At 80, Larry Sanders is six years older than his brother, his Brooklyn accent mellowed by more than four decades in Britain.
He says the brothers' politics are rooted in the post-war Brooklyn where they grew up, the children of "staunch New Dealer" parents. Their father, Eli, was a Polish Jew who came to the United States when he was 17, their mother Dorothy the New York-born child of eastern European Jewish immigrants.
"We were not poor - we had everything we needed - but our parents argued, and what they argued about was money," Sanders said in the kitchen of his modest, century-old house not far from Oxford's historic city center.
"I think a lot of politicians, if they've come from financially secure backgrounds, it doesn't really resonate what it means to have these arguments and to have this tension. And Bernard, without wanting to have it, has it, and it hasn't gone away."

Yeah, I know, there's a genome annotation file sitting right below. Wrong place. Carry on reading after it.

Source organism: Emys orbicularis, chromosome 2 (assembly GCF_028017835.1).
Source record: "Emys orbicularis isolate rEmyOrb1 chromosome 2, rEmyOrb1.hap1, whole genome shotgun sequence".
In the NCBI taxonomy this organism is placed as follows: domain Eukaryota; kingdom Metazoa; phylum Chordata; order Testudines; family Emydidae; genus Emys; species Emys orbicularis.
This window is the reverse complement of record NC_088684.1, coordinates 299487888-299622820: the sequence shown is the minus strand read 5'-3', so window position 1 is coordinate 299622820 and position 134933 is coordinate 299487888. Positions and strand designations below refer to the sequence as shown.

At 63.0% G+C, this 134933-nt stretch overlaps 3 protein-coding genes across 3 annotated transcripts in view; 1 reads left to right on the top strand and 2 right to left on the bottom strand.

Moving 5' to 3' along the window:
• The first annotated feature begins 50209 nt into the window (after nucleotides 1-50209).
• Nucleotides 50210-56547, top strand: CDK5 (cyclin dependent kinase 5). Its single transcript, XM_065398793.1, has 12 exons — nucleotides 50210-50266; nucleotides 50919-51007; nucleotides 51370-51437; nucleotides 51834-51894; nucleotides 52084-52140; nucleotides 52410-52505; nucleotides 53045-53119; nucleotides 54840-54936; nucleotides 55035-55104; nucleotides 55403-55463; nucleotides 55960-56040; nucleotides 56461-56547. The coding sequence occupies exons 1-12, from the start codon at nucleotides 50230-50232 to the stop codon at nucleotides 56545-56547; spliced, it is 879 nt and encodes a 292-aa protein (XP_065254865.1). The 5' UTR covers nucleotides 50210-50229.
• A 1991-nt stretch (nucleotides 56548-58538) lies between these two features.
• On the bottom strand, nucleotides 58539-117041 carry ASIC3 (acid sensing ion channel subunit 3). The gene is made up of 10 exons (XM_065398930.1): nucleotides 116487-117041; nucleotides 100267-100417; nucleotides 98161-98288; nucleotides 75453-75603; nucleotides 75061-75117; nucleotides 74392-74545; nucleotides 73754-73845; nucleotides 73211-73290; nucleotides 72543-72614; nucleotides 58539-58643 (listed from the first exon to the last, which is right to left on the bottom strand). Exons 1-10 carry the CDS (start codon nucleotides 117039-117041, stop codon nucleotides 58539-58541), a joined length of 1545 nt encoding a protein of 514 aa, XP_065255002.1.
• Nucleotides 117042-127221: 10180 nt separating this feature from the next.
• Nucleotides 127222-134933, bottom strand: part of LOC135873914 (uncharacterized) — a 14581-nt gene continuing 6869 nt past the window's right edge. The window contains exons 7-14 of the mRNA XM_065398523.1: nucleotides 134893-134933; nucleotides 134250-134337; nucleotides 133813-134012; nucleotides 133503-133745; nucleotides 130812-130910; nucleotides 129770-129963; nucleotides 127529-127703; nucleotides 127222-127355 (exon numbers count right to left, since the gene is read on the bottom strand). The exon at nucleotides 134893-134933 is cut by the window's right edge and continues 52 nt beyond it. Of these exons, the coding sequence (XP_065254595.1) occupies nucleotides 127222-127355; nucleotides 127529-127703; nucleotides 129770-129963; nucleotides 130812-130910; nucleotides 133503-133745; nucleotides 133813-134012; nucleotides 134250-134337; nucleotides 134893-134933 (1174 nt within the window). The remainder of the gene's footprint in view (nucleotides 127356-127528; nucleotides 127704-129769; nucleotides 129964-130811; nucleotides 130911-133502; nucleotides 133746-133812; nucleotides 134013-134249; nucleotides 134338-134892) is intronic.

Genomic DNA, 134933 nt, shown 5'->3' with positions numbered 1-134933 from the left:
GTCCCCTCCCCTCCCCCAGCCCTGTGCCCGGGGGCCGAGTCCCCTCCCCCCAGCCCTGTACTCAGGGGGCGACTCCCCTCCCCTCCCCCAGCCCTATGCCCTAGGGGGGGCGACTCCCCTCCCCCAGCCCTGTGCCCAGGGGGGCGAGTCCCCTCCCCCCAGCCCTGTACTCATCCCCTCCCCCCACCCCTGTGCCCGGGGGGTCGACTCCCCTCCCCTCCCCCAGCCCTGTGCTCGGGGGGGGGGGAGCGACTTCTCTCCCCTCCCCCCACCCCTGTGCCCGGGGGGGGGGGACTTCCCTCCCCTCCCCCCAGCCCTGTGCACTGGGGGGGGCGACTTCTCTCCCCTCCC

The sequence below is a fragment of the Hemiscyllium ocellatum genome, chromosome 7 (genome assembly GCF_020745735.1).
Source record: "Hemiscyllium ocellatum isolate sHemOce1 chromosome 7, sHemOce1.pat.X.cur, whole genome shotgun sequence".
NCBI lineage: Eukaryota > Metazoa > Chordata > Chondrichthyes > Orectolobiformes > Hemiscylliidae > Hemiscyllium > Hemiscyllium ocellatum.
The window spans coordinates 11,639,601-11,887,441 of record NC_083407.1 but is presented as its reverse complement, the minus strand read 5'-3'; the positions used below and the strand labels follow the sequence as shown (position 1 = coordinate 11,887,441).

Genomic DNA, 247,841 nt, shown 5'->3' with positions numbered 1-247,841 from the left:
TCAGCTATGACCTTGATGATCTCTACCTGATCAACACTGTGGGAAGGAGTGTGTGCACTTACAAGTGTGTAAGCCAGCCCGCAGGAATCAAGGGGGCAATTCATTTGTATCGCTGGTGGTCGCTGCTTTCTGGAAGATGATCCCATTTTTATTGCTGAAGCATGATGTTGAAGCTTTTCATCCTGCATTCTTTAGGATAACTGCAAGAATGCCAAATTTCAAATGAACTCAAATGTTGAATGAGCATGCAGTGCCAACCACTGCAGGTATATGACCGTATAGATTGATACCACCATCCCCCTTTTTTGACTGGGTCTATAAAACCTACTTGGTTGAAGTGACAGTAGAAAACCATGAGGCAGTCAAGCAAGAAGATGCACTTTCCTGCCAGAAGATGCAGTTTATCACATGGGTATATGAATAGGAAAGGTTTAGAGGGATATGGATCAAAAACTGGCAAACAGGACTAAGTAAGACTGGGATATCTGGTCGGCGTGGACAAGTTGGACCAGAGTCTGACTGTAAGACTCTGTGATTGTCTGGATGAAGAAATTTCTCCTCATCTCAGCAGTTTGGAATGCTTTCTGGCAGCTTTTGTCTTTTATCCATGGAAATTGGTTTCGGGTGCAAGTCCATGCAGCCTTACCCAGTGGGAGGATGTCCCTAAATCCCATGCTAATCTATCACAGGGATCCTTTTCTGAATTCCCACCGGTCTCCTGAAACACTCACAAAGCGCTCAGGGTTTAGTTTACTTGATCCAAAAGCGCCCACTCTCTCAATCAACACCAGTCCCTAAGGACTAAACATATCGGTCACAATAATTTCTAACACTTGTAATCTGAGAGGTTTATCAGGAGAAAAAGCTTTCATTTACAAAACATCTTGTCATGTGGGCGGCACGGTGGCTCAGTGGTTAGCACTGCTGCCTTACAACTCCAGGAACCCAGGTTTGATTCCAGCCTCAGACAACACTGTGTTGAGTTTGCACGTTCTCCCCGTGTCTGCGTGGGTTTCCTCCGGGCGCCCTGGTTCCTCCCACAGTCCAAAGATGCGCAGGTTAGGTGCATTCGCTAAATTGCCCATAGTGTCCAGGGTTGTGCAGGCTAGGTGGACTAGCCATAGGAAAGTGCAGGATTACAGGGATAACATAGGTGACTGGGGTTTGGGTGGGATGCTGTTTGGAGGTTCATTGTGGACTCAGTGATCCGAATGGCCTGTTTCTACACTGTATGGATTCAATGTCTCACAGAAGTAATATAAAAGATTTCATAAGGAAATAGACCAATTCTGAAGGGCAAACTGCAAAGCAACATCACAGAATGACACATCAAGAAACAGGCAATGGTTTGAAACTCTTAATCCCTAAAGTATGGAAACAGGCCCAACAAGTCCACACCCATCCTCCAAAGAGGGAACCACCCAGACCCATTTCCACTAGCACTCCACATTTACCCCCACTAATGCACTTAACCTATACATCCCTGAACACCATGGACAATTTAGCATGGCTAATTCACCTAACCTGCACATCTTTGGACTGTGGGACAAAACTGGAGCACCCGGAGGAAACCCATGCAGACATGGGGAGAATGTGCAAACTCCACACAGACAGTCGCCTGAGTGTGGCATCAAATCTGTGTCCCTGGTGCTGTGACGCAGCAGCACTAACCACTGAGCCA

To Sanders, his brother is always Bernard, never Bernie, which just doesn't "sound right."
Sanders said that growing up, the brothers were conscious of the shadow of the Holocaust, "because we knew we'd lost relatives, and the consequence of that was that politics was very serious. Lots of kids grow up thinking it's just game-playing."
He said their early values were simple ones learned in public school and Hebrew school: The Declaration of Independence's assertion that "all men are created equal," the Torah's exhortation to be kind to "the stranger among you."
"Tens of millions of people anywhere will have had very similar upbringings," he said. "But Bernard, somehow it stuck with Bernard."
Larry Sanders studied politics at Brooklyn College, where he was involved with the Young Democrats, and discussed political ideas with his younger brother, a good-but-not-great student and a top track athlete.
"I dragged him to some meetings," Sanders said. "He found them incredibly boring, but he came."
Larry was surprised when Bernie announced his first political campaign, a run for high school student president.